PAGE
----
The second big trip I took with Jill was to Berlin. It was our first time on an overnight train and I was really excited. We brought beer and some snacks along for our nine-hour journey. Once we were settled in our car, we started talking to one of our fellow travelers, who was named Hannelore. (God, why do I remember that?) She shared our beer and told us about what she did in Dijon – she was an academic, maybe – and why she was traveling back to her native Germany. I stayed up later than I should have and was rather tired when I woke up, just as we were stopping outside of Berlin.

Jill and I got off at the right stop and somehow found our way to our hostel, which was hands down the best hostel I booked Europe. It was called The Circus. I think I found it in a New York Time Travel article. Anyway, it was great, even though we were on top bunks in a huge dorm room and I was too afraid to use the shower or change my clothes. (But seriously, it was super clean, they had excellent amenities including a bar, and the staff gave us an amazing recommendation for a walking tour.)

We immediately put our stuff in a locker and signed up for an eight-hour walking tour, which we figured would be a good way to see a lot of the city in the limited amount of time we had. We were right. We covered a lot. Our tour guide, an old man who wore a tweed cap and was maybe English – I forget – picked us and a few other tourists at the hostel. I think the hostel was technically in the East Berlin section of Mitte and he showed us a lot of little particularly East Berlin things on our way to the New Synagogue, where we would meet up with the rest of the tour group. While we were walking, I texted my parents to tell them that I’d arrived safely. My dad responded, “Achtung Baby!”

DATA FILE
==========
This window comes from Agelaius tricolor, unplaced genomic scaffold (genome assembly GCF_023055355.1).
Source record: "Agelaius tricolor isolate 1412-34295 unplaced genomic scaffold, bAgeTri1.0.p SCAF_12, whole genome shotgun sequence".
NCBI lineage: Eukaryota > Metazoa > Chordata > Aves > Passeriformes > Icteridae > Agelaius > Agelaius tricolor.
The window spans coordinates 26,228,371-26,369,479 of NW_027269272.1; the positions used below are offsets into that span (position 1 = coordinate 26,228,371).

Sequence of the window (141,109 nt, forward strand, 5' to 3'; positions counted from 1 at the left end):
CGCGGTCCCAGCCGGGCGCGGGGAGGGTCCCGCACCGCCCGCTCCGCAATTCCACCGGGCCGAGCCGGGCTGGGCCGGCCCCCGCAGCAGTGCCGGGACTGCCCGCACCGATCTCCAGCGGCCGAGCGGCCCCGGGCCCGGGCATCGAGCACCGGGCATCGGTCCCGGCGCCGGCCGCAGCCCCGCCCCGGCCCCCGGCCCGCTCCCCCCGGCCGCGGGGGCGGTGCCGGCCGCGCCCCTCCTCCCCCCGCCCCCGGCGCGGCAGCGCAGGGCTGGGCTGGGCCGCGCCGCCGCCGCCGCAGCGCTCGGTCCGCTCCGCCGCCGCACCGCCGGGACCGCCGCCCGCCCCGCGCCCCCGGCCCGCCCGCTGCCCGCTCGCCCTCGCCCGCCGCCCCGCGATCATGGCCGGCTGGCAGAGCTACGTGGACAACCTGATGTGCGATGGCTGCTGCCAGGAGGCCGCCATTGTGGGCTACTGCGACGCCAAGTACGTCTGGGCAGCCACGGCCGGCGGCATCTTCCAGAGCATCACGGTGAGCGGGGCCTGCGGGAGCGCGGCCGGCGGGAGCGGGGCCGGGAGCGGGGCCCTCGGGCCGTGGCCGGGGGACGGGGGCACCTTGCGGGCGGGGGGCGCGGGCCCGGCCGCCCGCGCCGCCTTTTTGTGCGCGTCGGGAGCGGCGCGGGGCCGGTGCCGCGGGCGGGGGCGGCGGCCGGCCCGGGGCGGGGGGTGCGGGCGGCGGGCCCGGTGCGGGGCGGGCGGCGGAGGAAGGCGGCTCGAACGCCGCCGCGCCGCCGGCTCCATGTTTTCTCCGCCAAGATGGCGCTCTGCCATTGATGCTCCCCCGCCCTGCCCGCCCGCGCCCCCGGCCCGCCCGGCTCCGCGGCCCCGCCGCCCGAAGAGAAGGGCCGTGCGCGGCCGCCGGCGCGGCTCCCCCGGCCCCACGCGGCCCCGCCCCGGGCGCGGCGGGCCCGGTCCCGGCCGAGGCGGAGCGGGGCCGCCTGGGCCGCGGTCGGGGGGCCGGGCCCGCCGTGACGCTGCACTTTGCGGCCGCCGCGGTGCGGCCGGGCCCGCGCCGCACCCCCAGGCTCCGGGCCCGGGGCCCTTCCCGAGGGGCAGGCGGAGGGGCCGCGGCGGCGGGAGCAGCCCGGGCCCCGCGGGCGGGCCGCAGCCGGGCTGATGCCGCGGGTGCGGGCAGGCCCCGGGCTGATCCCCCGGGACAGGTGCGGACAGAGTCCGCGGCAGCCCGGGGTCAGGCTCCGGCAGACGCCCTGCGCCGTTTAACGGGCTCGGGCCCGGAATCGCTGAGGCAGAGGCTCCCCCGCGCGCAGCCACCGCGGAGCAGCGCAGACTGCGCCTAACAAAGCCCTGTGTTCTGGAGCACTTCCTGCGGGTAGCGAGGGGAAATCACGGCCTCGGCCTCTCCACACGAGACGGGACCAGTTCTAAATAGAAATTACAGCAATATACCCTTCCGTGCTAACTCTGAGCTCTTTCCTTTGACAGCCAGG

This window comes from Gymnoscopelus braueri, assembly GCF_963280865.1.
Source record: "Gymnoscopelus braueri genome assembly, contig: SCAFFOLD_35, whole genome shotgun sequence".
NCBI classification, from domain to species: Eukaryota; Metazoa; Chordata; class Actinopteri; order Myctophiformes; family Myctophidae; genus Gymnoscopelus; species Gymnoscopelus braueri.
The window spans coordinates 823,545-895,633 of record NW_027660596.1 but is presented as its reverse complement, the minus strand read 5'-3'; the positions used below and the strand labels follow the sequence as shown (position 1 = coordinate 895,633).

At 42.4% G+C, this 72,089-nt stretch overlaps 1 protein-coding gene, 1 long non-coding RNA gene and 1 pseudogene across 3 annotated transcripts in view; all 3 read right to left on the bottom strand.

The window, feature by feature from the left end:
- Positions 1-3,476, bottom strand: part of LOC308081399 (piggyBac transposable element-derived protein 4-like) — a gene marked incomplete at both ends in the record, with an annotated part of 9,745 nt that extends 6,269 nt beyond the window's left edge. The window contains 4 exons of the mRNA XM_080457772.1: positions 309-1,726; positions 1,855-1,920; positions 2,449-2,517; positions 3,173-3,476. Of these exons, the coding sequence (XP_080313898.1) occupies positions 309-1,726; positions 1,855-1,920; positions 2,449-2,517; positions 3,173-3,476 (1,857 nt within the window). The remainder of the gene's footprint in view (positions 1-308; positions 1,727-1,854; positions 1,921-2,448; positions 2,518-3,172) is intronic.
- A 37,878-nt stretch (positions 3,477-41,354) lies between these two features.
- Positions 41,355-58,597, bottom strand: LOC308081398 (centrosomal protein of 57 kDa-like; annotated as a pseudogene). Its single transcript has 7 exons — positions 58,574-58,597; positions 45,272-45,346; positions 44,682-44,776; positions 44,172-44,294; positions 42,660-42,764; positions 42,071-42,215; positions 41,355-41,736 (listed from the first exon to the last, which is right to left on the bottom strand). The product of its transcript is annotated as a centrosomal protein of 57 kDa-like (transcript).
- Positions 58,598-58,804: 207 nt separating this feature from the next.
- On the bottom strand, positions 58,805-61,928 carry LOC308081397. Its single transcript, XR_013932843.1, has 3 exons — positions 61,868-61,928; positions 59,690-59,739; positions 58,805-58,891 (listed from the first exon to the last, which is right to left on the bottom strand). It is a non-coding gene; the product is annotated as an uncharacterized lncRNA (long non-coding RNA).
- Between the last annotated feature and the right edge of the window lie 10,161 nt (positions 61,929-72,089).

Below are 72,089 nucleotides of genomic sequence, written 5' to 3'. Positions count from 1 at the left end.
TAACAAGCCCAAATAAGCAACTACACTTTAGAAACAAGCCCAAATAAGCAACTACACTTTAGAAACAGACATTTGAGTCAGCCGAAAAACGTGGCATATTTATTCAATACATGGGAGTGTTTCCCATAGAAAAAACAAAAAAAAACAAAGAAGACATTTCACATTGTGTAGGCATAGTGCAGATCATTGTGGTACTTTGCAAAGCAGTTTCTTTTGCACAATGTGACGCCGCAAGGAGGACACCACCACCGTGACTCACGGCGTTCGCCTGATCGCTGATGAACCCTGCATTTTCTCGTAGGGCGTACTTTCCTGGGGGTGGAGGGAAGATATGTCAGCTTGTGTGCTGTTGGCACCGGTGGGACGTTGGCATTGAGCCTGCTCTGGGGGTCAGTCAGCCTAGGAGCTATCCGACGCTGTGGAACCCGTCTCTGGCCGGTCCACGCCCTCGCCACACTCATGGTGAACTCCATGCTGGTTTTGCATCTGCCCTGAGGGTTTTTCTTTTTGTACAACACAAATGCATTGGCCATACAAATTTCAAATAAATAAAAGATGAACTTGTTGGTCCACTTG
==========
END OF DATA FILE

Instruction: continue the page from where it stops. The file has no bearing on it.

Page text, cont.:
We merged with another group at the New Synagogue, where we were greeted by our new tour guide, an American guy with a curly ponytail wearing a fedora. I wish I remembered his name. Anyway, he was really fucking excited about being a tour guide. He moved to Berlin without knowing any German at all. His only reason was because…he knew that he wanted to live there. It was possible he was a student, but I think he was just real live weirdo. He did know a lot about German history and kept assuring us that German was an easy language to learn, showing off his skills by chatting up anyone – well, mostly young girls – who happened to stop close to our group on the street.

in front of the brandenburg gate

in front of the brandenburg gate

I feel like we saw…everything. You name it, we saw it! And it was very cool to do all of that on that particular day because…it was November 9th! A really important day in German history! There were so many things I was excited about seeing – the Brandenburg Gate, the Berlin Wall, the Reichstag. And even though I wasn’t necessarily excited, I was interested in seeing the Holocaust Memorial with my own eyes. (Readers, I think you know by now that I’m an enormous German history nerd.) But there was one thing that I didn’t know we would see and therefore didn’t expect to be affected by. And that was the parking lot that’s now over Hitler’s Bunker.

berlin wall art installation

berlin wall art installation

Six hours into the tour, it started raining and we took refuge in a Doner kebab shop. Jill and I decided we’d had enough for the day, so we headed back to the hostel and dried off. That evening, we went to a restaurant near the hostel that our tour guide had suggested. It was a quiet, candlelit place on a side street that served traditional German food and it was perfect. We were tired and opted to just go back to the bar in the hostel, have a drink and get to bed.